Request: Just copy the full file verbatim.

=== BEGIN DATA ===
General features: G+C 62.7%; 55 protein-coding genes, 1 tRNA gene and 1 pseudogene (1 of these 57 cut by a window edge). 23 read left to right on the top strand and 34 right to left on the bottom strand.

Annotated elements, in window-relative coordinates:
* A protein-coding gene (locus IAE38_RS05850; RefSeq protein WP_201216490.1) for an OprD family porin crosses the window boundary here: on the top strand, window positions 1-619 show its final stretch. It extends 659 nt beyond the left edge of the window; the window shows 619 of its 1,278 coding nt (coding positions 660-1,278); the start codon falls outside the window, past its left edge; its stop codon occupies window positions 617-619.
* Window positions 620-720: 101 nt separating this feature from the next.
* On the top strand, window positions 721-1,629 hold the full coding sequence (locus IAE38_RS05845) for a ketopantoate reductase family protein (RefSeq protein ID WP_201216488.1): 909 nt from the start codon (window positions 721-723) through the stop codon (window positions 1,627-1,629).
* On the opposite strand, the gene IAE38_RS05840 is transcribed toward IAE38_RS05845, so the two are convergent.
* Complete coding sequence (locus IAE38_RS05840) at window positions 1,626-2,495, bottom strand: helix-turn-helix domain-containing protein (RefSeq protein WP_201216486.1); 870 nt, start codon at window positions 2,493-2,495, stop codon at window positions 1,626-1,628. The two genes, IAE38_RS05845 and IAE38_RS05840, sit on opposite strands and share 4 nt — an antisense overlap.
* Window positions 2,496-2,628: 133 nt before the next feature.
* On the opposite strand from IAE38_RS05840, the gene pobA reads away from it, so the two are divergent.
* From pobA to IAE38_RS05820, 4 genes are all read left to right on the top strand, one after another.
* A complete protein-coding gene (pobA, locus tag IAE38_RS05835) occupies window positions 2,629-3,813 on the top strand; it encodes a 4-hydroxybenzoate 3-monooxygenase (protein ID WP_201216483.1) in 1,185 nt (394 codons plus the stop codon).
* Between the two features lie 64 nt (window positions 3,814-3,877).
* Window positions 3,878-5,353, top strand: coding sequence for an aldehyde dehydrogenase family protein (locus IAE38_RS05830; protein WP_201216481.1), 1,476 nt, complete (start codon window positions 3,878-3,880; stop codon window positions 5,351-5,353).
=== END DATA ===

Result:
General features: G+C 62.7%; 55 protein-coding genes, 1 tRNA gene and 1 pseudogene (1 of these 57 cut by a window edge). 23 read left to right on the top strand and 34 right to left on the bottom strand.

Annotated elements, in window-relative coordinates:
* A protein-coding gene (locus IAE38_RS05850; RefSeq protein WP_201216490.1) for an OprD family porin crosses the window boundary here: on the top strand, window positions 1-619 show its final stretch. It extends 659 nt beyond the left edge of the window; the window shows 619 of its 1,278 coding nt (coding positions 660-1,278); the start codon falls outside the window, past its left edge; its stop codon occupies window positions 617-619.
* Window positions 620-720: 101 nt separating this feature from the next.
* On the top strand, window positions 721-1,629 hold the full coding sequence (locus IAE38_RS05845) for a ketopantoate reductase family protein (RefSeq protein ID WP_201216488.1): 909 nt from the start codon (window positions 721-723) through the stop codon (window positions 1,627-1,629).
* On the opposite strand, the gene IAE38_RS05840 is transcribed toward IAE38_RS05845, so the two are convergent.
* Complete coding sequence (locus IAE38_RS05840) at window positions 1,626-2,495, bottom strand: helix-turn-helix domain-containing protein (RefSeq protein WP_201216486.1); 870 nt, start codon at window positions 2,493-2,495, stop codon at window positions 1,626-1,628. The two genes, IAE38_RS05845 and IAE38_RS05840, sit on opposite strands and share 4 nt — an antisense overlap.
* Window positions 2,496-2,628: 133 nt before the next feature.
* On the opposite strand from IAE38_RS05840, the gene pobA reads away from it, so the two are divergent.
* From pobA to IAE38_RS05820, 4 genes are all read left to right on the top strand, one after another.
* A complete protein-coding gene (pobA, locus tag IAE38_RS05835) occupies window positions 2,629-3,813 on the top strand; it encodes a 4-hydroxybenzoate 3-monooxygenase (protein ID WP_201216483.1) in 1,185 nt (394 codons plus the stop codon).
* Between the two features lie 64 nt (window positions 3,814-3,877).
* Window positions 3,878-5,353, top strand: coding sequence for an aldehyde dehydrogenase family protein (locus IAE38_RS05830; protein WP_201216481.1), 1,476 nt, complete (start codon window positions 3,878-3,880; stop codon window positions 5,351-5,353).